Contact: Greg Koller
greg.koller@pnl.gov
509-372-4864
DOE/Pacific Northwest National Laboratory

1-Jul-2001
Radiation bystander effects
An important discovery about the effects of low-level radiation on cells is altering long-held beliefs about risk assessment in radiation exposure.

Contact: Bruce Lehnert
lehnert@lanl.gov
505-667-2753
DOE/Los Alamos National Laboratory

19-Jun-2001
Disease detectives
ORNL researchers are developing two types of miniaturized devices for diagnosing diseases. These devices are based on cantilevers and biochips.

Contact: Billy Stair
stairb@ornl.gov
865-574-4160
DOE/Oak Ridge National Laboratory

19-Jun-2001
A model fish for pollutant studies
The zebrafish is a model organism for studying the effects of endocrine-disrupting chemicals on gene and protein expression.

Contact: Billy Stair
stairb@ornl.gov
865-574-4160
DOE/Oak Ridge National Laboratory

19-Jun-2001
SNS and biological research
Three world-class biological instruments are being designed for the Spallation Neutron Source. They will help biologists determine the atomic-level structure of proteins and other signaling compounds that allow cells to communicate and coordinate activities across an organism. The research could lead to safer, more effective drugs.

Contact: Billy Stair
stairb@ornl.gov
865-574-4160
DOE/Oak Ridge National Laboratory

19-Jun-2001
Lab on a chip used for protein studies
ORNL's lab on a chip is being used commercially to identify proteins and shows promise for drug discovery and disease screening.

Contact: Billy Stair
stairb@ornl.gov
865-574-4160
DOE/Oak Ridge National Laboratory

14-Jun-2001
New findings on breast cancer reported at the annual AAAS meeting
New experimental findings by the Lawrence Berkeley National Laboratory (Berkeley Lab) cell biologist Mary Helen Barcellos-Hoff show that exposure to ionizing radiation creates a microenvironment in the tissue surrounding breast cells that can cause even nonirradiated cells and their progeny to become cancerous. The discovery suggests new and possibly more effective means for preventing breast cancer.

Contact: Lynn Yarris
lcyarris@lbl.gov
510-486-5375
DOE/Lawrence Berkeley National Laboratory

1-Jun-2001
Stable isotope research resource
The ability to apply research techniques to important problems in biology and medicine depends on the availability of isotopically labeled compounds.

Contact: Clifford Unkefer
cju@lanl.gov
505-665-2560
DOE/Los Alamos National Laboratory

1-Jun-2001
Early detection for protection
Being able to rapidly detect biological agents is among the most difficult and yet urgent tasks facing the nation. Whether the threat is from a natural outbreak or a terrorist's release of threat agents, medical treatment cannot effectively begin without first identifying the bioagent. At the same time, effective understanding and response to a biological threat requires rapid communication across the health-care system.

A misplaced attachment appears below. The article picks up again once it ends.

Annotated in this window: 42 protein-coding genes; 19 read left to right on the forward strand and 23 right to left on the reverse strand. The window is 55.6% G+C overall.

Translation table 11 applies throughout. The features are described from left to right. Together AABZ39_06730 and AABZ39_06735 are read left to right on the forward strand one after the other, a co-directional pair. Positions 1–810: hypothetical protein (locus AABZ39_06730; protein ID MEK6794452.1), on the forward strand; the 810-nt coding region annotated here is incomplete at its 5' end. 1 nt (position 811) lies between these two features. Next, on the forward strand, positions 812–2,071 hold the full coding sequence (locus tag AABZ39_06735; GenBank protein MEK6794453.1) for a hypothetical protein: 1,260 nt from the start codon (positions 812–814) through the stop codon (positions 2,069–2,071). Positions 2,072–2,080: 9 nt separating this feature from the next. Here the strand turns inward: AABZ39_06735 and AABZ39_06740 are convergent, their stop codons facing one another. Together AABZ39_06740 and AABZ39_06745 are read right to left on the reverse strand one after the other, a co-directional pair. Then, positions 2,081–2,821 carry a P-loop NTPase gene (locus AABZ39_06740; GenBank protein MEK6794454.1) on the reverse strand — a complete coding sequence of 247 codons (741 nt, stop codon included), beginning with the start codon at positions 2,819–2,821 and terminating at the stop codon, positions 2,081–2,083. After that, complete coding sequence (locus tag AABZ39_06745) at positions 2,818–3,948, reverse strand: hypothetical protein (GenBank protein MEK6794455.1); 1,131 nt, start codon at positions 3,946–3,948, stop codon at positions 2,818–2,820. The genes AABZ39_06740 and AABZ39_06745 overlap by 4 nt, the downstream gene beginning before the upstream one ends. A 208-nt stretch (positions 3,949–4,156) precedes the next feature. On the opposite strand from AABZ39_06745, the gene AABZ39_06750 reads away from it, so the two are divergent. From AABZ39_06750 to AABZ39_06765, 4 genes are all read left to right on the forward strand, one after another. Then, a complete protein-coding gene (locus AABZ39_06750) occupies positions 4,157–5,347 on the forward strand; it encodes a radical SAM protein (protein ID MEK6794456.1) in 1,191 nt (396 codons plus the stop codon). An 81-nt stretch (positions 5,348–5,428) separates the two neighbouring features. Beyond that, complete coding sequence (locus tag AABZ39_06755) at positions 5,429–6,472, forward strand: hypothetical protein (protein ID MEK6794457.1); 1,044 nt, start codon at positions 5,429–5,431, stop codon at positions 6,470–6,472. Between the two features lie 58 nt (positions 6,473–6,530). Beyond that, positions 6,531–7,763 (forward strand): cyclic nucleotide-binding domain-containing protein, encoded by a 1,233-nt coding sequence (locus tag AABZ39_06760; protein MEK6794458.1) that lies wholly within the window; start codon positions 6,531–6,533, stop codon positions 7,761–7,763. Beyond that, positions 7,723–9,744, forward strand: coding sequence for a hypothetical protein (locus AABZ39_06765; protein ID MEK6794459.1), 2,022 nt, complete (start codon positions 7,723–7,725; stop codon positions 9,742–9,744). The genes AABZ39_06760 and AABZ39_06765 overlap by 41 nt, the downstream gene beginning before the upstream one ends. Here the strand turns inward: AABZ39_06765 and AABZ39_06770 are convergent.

Contact: Paul Jackson
pjjackson@lanl.gov
505-667-2775
DOE/Los Alamos National Laboratory

1-Jun-2001
Using pathogen sequence data
As scientists delve into the vast quantity of biological data currently being produced, the problems of handling such a treasure trove of information are daunting. New tools and techniques for managing, storing, analyzing, mining and visualizing this information are the focus of much attention in the scientific community, especially when the data can have a bearing on public health and even emergency response.

Contact: Paul Jackson
glm@lanl.gov
505-665-7985
DOE/Los Alamos National Laboratory

1-Jun-2001
Unraveling anthrax
Los Alamos National Laboratory's Bioscience Division researchers have developed technologies that can uniquely identify the origins of biological organisms based on information in the DNA.

Contact: Paul Jackson
pjjackson@lanl.gov
505-667-2775
DOE/Los Alamos National Laboratory

1-Jun-2001
Rapid Syndrome Validation Project
Los Alamos National Laboratory is collaborating on a new tool that will provide public health officials with an early warning and response system for threats to public health.

Contact: Sandra Zink
zink@lanl.gov
505-667-5260
DOE/Los Alamos National Laboratory

1-Jun-2001
Optical biopsy studied as breast cancer treatment aid
Breast cancer is the leading cause of cancer-related death in women aged 40-59 and was expected to total more than 45,000 deaths in the United States last year, according to the American Cancer Society. A Los Alamos National Laboratory-developed technology, the Optical Biopsy System (OBS), may aid in not only the diagnosis of breast cancer, but the success of the surgical treatment as well.

Contact: Judith Mourant
jmourant@lanl.gov
505-665-1190
DOE/Los Alamos National Laboratory

1-Jun-2001
Unmasking the mysteries of chronic beryllium disease
Beryllium is a unique lightweight metal used in nuclear weapons and, in the commercial sector, for telescope mirrors, golf clubs and a variety of other applications. While solid beryllium and beryllium alloys are safe, fine particulate beryllium is hazardous if inhaled.

Contact: Babetta Marrone
blm@lanl.gov
505-667-3279
DOE/Los Alamos National Laboratory

Showing stories 76-100 out of 102 stories.
<< < 1 | 2 | 3 | 4 | 5 > >>